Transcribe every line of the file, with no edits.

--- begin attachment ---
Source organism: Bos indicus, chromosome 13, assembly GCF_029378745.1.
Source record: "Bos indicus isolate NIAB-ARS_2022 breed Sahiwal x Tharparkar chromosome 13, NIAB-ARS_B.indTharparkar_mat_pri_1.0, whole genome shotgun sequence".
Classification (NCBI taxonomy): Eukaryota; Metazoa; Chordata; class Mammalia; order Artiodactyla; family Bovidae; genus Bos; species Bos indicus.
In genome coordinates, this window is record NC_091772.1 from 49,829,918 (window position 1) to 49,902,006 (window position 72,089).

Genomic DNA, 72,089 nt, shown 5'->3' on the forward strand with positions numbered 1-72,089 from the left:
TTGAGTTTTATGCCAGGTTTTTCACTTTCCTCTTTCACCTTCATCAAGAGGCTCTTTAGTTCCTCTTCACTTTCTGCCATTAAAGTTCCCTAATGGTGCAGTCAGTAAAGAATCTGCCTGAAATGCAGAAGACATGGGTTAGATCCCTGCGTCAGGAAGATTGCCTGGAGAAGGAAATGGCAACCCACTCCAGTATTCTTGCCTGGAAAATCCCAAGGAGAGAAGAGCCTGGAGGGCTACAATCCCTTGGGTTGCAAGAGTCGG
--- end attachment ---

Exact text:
Source organism: Bos indicus, chromosome 13, assembly GCF_029378745.1.
Source record: "Bos indicus isolate NIAB-ARS_2022 breed Sahiwal x Tharparkar chromosome 13, NIAB-ARS_B.indTharparkar_mat_pri_1.0, whole genome shotgun sequence".
Classification (NCBI taxonomy): Eukaryota; Metazoa; Chordata; class Mammalia; order Artiodactyla; family Bovidae; genus Bos; species Bos indicus.
In genome coordinates, this window is record NC_091772.1 from 49,829,918 (window position 1) to 49,902,006 (window position 72,089).

Genomic DNA, 72,089 nt, shown 5'->3' on the forward strand with positions numbered 1-72,089 from the left:
TTGAGTTTTATGCCAGGTTTTTCACTTTCCTCTTTCACCTTCATCAAGAGGCTCTTTAGTTCCTCTTCACTTTCTGCCATTAAAGTTCCCTAATGGTGCAGTCAGTAAAGAATCTGCCTGAAATGCAGAAGACATGGGTTAGATCCCTGCGTCAGGAAGATTGCCTGGAGAAGGAAATGGCAACCCACTCCAGTATTCTTGCCTGGAAAATCCCAAGGAGAGAAGAGCCTGGAGGGCTACAATCCCTTGGGTTGCAAGAGTCGG